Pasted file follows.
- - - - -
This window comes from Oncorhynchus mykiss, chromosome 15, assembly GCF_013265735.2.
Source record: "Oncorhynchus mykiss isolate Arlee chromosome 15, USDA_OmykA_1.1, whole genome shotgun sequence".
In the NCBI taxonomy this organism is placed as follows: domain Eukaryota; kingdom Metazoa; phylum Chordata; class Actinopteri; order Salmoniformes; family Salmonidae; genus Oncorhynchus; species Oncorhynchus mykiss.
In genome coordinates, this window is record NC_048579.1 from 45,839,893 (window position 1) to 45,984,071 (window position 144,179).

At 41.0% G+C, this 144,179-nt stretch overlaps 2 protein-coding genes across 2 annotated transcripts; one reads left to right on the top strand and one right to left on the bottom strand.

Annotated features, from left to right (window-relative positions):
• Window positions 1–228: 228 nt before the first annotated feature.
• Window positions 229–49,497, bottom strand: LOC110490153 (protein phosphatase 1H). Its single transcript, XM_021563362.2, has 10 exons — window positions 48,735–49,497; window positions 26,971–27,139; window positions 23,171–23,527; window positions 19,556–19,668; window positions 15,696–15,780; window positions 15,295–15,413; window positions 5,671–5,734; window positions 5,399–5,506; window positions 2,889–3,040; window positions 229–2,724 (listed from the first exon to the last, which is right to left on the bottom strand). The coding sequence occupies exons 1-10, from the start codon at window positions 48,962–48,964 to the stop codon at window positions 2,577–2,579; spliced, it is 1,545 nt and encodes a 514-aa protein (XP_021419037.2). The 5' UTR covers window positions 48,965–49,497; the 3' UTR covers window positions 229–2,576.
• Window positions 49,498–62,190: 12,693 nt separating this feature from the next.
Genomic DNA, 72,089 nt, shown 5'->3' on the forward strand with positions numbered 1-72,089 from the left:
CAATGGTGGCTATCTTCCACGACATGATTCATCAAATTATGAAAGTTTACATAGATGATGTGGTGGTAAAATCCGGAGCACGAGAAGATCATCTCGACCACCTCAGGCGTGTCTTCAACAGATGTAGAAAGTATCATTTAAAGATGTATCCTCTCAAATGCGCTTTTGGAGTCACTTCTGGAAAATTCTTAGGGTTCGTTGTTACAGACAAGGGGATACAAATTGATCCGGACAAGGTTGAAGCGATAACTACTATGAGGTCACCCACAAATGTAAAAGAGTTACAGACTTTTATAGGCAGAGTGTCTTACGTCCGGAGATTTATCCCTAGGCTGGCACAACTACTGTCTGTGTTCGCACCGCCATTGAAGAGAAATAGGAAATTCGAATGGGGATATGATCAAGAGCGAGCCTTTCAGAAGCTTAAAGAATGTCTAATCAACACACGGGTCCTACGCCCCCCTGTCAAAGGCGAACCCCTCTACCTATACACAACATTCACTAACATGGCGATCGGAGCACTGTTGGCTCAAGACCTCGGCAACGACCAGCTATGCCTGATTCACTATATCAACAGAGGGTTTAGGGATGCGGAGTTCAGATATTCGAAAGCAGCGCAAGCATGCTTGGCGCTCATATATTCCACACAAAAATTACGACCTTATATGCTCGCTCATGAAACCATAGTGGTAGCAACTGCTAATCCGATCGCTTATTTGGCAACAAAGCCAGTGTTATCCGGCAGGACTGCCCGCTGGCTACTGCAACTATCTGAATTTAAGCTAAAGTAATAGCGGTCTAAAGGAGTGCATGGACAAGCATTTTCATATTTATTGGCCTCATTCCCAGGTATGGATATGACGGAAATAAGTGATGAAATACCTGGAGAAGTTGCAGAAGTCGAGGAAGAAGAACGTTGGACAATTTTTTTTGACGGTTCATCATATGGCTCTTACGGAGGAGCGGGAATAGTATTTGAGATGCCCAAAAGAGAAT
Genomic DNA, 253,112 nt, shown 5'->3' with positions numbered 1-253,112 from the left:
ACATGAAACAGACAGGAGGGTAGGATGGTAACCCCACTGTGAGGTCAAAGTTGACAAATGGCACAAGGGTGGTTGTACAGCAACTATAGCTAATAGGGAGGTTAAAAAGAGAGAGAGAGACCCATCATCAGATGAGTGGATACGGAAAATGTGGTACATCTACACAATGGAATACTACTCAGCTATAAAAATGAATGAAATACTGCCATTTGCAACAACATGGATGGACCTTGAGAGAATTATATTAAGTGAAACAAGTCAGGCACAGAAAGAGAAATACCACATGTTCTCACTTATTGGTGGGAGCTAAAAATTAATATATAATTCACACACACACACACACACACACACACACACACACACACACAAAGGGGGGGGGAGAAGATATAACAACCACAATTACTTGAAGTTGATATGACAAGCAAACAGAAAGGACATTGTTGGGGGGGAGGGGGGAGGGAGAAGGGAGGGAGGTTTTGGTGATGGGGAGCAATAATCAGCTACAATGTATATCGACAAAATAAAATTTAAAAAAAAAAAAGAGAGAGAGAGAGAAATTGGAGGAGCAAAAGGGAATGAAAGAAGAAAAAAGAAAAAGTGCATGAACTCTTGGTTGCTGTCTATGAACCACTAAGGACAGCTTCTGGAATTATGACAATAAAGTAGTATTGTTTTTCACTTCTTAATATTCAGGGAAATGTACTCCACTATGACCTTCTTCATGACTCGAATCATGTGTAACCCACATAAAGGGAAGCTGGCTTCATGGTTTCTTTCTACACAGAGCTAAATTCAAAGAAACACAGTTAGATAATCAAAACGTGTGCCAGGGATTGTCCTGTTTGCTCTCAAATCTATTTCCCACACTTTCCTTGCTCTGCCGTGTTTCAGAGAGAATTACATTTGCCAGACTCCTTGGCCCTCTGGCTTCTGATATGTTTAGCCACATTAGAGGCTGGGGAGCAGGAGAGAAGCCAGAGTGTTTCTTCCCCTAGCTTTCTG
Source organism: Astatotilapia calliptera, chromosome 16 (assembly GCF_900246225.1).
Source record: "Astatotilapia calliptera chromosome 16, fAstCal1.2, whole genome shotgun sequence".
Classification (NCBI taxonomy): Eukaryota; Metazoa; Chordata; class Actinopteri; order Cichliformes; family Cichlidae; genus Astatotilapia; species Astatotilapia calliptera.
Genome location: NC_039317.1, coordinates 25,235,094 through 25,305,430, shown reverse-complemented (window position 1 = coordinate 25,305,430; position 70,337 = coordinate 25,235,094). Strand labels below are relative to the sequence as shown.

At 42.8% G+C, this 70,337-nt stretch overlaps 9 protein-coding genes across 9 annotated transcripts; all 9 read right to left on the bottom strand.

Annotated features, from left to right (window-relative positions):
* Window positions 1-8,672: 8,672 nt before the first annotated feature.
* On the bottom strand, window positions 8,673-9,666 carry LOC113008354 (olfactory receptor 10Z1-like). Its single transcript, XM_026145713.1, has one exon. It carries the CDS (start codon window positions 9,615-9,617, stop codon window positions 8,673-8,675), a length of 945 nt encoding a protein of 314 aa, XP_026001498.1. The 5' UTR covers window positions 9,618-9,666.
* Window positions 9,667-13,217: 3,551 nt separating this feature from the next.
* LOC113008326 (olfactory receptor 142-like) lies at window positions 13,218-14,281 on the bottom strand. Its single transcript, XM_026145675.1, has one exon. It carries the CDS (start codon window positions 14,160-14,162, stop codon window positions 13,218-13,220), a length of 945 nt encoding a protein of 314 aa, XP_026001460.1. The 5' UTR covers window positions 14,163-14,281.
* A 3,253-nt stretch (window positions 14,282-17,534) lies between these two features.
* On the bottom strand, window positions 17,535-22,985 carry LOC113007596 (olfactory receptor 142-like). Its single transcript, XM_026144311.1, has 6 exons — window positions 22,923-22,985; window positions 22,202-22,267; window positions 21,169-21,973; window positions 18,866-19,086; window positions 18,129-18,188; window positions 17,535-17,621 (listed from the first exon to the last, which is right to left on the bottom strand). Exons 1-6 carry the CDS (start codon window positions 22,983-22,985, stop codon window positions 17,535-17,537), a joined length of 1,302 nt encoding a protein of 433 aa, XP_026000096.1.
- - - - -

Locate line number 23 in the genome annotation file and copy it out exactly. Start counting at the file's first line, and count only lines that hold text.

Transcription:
* LOC113008326 (olfactory receptor 142-like) lies at window positions 13,218-14,281 on the bottom strand. Its single transcript, XM_026145675.1, has one exon. It carries the CDS (start codon window positions 14,160-14,162, stop codon window positions 13,218-13,220), a length of 945 nt encoding a protein of 314 aa, XP_026001460.1. The 5' UTR covers window positions 14,163-14,281.